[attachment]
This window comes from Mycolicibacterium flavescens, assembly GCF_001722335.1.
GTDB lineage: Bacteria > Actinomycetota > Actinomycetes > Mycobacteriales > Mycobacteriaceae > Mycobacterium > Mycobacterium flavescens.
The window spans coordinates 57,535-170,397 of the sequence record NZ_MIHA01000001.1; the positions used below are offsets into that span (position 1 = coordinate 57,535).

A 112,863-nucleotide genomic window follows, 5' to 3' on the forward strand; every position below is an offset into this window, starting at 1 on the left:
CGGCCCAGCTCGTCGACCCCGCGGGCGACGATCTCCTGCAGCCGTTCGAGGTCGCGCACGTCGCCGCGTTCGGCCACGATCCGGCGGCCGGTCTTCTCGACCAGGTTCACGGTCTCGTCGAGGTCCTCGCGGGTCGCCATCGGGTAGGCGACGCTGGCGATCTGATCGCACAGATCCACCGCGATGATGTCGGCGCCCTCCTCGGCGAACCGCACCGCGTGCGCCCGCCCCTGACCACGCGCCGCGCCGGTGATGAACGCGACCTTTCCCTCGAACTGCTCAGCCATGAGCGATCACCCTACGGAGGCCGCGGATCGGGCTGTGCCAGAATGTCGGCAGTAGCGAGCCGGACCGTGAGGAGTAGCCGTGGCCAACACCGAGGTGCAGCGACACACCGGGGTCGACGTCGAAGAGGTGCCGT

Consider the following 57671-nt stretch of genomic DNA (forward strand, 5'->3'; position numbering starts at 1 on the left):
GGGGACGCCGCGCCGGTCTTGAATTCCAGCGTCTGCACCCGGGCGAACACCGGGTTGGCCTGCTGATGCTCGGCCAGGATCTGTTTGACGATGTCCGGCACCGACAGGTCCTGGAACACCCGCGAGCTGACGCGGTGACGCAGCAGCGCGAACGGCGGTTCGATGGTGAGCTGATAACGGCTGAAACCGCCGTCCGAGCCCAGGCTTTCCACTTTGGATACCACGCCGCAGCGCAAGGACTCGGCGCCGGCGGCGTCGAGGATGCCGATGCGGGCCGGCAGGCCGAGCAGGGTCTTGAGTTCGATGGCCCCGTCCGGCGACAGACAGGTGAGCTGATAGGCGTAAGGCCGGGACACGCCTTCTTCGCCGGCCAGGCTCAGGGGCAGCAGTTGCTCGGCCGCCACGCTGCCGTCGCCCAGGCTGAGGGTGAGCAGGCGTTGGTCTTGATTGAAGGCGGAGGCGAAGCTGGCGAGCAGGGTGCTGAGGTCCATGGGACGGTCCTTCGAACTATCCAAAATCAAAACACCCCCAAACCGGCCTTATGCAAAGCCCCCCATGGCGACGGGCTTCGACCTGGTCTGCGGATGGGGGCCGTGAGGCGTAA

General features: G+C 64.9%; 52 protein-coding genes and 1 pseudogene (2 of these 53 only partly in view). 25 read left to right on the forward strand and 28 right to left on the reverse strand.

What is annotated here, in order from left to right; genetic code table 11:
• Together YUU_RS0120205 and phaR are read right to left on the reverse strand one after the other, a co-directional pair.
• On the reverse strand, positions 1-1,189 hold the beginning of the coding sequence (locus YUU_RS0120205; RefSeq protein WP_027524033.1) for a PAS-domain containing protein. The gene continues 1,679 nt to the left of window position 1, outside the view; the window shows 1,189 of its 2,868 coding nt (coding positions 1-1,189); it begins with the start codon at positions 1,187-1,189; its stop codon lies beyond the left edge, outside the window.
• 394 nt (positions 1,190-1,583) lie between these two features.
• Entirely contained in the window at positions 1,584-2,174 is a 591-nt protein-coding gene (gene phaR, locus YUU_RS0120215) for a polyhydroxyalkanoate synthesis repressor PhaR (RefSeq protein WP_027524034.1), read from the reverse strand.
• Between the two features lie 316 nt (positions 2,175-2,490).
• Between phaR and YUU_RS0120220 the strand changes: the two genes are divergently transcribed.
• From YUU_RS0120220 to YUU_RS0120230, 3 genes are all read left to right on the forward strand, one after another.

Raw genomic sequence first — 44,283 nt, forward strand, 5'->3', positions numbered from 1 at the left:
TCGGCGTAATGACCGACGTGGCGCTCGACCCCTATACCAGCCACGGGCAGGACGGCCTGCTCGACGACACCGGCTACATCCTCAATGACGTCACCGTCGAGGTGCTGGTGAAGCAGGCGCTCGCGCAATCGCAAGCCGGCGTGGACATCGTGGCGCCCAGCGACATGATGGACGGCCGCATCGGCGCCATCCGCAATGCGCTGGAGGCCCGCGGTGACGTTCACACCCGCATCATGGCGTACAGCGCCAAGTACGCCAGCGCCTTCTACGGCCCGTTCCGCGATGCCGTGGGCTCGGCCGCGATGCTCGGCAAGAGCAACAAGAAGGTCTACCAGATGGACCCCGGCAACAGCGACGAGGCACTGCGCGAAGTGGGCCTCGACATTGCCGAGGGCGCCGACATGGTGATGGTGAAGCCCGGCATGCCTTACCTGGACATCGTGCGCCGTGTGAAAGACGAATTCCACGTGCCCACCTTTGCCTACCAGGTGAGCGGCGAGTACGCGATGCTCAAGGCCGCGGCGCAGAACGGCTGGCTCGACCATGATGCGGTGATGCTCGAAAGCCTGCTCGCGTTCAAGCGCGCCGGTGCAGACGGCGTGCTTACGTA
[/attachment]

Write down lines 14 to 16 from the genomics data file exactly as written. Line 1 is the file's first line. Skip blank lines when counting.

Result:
• Between the two features lie 316 nt (positions 2,175-2,490).
• Between phaR and YUU_RS0120220 the strand changes: the two genes are divergently transcribed.
• From YUU_RS0120220 to YUU_RS0120230, 3 genes are all read left to right on the forward strand, one after another.